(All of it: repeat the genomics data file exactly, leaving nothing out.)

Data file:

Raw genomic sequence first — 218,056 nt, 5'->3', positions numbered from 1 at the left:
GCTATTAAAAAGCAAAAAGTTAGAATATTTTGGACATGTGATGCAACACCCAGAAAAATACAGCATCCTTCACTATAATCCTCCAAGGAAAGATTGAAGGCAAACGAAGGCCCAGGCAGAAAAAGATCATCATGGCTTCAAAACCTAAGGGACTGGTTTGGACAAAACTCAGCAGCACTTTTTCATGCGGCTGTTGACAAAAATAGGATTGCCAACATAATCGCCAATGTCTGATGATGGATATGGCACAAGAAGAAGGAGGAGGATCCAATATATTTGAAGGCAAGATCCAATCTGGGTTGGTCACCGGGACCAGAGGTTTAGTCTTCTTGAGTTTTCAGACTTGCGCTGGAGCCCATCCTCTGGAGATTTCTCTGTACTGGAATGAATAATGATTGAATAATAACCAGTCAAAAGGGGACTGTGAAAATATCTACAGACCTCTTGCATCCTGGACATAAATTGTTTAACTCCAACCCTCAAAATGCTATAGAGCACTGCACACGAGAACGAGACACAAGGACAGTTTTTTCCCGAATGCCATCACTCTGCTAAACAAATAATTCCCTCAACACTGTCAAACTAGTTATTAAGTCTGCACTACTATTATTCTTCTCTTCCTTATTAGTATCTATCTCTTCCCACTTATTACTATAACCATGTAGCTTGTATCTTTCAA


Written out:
Raw genomic sequence first — 218,056 nt, 5'->3', positions numbered from 1 at the left:
GCTATTAAAAAGCAAAAAGTTAGAATATTTTGGACATGTGATGCAACACCCAGAAAAATACAGCATCCTTCACTATAATCCTCCAAGGAAAGATTGAAGGCAAACGAAGGCCCAGGCAGAAAAAGATCATCATGGCTTCAAAACCTAAGGGACTGGTTTGGACAAAACTCAGCAGCACTTTTTCATGCGGCTGTTGACAAAAATAGGATTGCCAACATAATCGCCAATGTCTGATGATGGATATGGCACAAGAAGAAGGAGGAGGATCCAATATATTTGAAGGCAAGATCCAATCTGGGTTGGTCACCGGGACCAGAGGTTTAGTCTTCTTGAGTTTTCAGACTTGCGCTGGAGCCCATCCTCTGGAGATTTCTCTGTACTGGAATGAATAATGATTGAATAATAACCAGTCAAAAGGGGACTGTGAAAATATCTACAGACCTCTTGCATCCTGGACATAAATTGTTTAACTCCAACCCTCAAAATGCTATAGAGCACTGCACACGAGAACGAGACACAAGGACAGTTTTTTCCCGAATGCCATCACTCTGCTAAACAAATAATTCCCTCAACACTGTCAAACTAGTTATTAAGTCTGCACTACTATTATTCTTCTCTTCCTTATTAGTATCTATCTCTTCCCACTTATTACTATAACCATGTAGCTTGTATCTTTCAA